Perhaps it started off as a homecoming; an alternative to hawking one’s fading talents for a few more substantial paychecks in Eastern Europe (Welcome to Tashkent, Uzbekistan!), the Middle East (I have sand in my eye again) , Asia (You can taste the smog) or MLS (It’s nice here, but where are the fans?).
coming back to brazil, despite during his peak years, has rejuvenated elano.
As a Brazilian star, why not come home and end your playing days where you built your legend? Be close to your family. Enjoy the beach. Maybe check out your old favorite brothel… well, maybe they should get some advice from Ronaldo about that first. Whatever the reason, I can only imagine that it’s a lot more comfortable than being in some far-flung locale. Unless your Roberto Carlos, who just can’t seem to make up his mind about whether he wants to play at home or not.
Older European-based players moving back to Brazil has been the norm for quite some time. It works out great for some, for others, they slowly disappear into the Brazilian mist. And really, it makes a lot of sense that they do. Many players return home as they inch towards retirement. One last hurrah at their old stomping ground, then retire to a nice little pad outside of your old neighborhood.
But over the last year, it hasn’t just been the old men coming home. While we’re still seeing the about-to-retire sect return to Brazil, we’ve also seen a host of “big name” young players coming back in the prime of their careers.
Ronaldinho leaving Milan for Flamengo at the peak-ish age of 30 is probably the most famous example of this increasing trend. Though his rapid decline in ability from his glory days at Barcelona may take some of the luster from this example.
Robinho is likely a better example. Though his was only a temporary return and was a necessity in order to keep the spoiled little bastard from rotting on the Manchester City bench, wouldn’t you think that some side in Europe might fancy a 6-month rental? Since the answer to that question has to be yes (he can’t be that big of a prima donna, right?), that means that Little Rob rebuffed those advances in favor of going back home. But why?
coming home early means you won't have to employ yourself in some foreign land with weight rooms that look like they're in a high school basement.
I’m not sure if you’ve noticed, but up until about five years or so ago, Brazil was essentially (massive generalization warning) a giant slum. So for a player coming home from a financially rewarding European pilgrimage, playing a year or two more in Brazil wasn’t something that would substantially contribute to one’s bottom line.
Today’s a different story though, as players are no longer being paid just peanuts to leave the glitz and glam of Europe… they can now return to see paydays above, at or near their European wages. Five years ago that wouldn’t have been possible, but with the Brazilian economy raging like the fire of billion burned rain forest trees, the clubs started throwing cash around like a Lil’ Wayne video. This can also help to explain why emerging talents like Neymar have hung around the homeland a little longer than most of his predecessors.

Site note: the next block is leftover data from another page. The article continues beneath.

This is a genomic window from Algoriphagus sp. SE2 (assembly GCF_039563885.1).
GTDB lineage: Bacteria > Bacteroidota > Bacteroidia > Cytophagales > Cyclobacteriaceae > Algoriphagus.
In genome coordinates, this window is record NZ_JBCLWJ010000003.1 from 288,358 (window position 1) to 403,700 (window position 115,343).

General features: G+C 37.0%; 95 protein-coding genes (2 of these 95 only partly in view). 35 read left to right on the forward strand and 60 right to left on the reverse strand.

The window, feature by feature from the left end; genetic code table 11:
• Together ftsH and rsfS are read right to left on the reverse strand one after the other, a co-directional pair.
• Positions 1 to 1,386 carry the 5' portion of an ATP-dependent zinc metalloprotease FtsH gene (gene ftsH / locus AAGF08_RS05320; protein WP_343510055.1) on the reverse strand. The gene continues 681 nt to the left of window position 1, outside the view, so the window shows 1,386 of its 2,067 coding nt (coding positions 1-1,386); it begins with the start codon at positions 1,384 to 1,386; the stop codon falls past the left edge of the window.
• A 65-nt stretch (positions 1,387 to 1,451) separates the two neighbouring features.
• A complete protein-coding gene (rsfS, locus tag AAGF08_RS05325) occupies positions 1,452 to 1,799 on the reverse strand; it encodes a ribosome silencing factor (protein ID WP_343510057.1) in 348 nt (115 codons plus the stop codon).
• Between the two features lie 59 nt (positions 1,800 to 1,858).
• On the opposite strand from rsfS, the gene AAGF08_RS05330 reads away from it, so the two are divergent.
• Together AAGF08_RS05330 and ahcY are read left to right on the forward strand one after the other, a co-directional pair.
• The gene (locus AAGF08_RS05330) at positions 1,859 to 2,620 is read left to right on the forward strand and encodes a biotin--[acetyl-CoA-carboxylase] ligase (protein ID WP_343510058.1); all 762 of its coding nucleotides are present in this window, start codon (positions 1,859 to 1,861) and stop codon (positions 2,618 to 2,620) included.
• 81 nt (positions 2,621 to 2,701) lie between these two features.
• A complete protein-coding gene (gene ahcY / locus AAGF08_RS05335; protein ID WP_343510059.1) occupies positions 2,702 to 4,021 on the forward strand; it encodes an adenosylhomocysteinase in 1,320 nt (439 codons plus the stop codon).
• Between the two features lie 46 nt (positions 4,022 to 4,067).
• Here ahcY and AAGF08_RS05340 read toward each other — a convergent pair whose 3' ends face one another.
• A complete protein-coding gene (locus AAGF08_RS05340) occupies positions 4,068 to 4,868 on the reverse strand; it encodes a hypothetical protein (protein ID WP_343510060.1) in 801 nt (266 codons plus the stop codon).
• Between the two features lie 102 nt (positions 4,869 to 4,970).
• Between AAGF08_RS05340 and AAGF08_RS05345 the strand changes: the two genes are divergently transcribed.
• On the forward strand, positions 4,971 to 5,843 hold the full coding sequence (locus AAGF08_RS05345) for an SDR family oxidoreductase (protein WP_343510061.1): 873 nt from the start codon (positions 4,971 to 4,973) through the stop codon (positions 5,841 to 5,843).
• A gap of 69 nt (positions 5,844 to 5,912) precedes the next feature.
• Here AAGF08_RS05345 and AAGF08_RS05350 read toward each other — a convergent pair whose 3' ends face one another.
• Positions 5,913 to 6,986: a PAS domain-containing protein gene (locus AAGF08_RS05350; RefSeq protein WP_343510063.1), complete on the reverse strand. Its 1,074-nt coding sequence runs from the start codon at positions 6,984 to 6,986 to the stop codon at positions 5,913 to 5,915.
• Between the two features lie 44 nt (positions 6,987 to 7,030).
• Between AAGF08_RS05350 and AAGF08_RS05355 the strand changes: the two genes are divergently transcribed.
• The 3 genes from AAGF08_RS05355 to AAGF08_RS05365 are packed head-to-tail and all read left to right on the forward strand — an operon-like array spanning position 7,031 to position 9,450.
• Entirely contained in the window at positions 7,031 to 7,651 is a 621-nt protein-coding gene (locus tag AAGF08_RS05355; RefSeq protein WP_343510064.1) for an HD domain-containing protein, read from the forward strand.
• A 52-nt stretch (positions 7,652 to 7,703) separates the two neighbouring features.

Whether or not this is sustainable trend in a possible bubble economy with a rich tradition in corruption is another topic all together.
But money alone can’t be the reason for such a large migration to the Brazilian homeland.
As mentioned in my last round-up post, Brazilian flair and the value it brings is on the decline. In general, it used to be a double win for a European club to bring in a Brazilian player. For one, he would wind up being one of the better players in your squad. And secondly, the acquiring of a Brazilian player would be inject an “oooh-ahhh” factor into the club and make their fans salivate. However, Brazilian players aren’t anymore a sure-thing and often can be the subject of frustration for supporters.
So coming back to Brazil can allow a player the chance to resuscitate a stalling career. It’s fair to say that it would be a bit easier in Brazil, with far less scrutiny, expectation and pressure
robinho was able to kick start his flagging career in brazil too.
Robinho found himself in just this situation at City, and his return to the old continent has been marginally better after his ego boosting encore at Santos (at the age of 23). Serial-idiot Adriano has had multiple returns (at 26 and 29) to Brazil to do battle with weight, attitude, and self-esteem… though they’re all battles he has seemingly lost. Other examples abound too:
- Cicinho (aged 27) spent 6 months on loan from Roma at his former club, São Paulo. He’s now back in Europe, on loan again at Villareal.
- Easily my favorite example is Elano’s return to Santos (28). I’ve been a big admirer of the curly-haired midfielder since his days at Shakhtar Donetsk, and was disappointed that he was shunted during his time at Cit-eh. But he has resumed his development and is playing wonderfully again, easily one of the standout performers for the Seleção in recent friendlies.
- Luís Fabiano (30), also just cemented a return to São Paulo from Sevilla. In doing so, he also crushed my hopes of Tottenham finally signing their first quality international striker since Berbatov.
Ultimately, the reasons for top players returning during their prime all vary based on each player’s circumstances. We haven’t even examined causes like homesickness, but then again, that’s an issue that probably plagues players regardless of their home country.
Look around Europe now: with a host of european-based players maybe not able to reach the high bar of expectations set by some of their fellow compatriots, maybe we’ll see this trend continue.
Anderson, Denilson, and Jô: are you debating this very idea right now?
With the comforts of familiar surroundings, the prospects of a decent wage, and the lessoned levels of expectation, maybe they should be.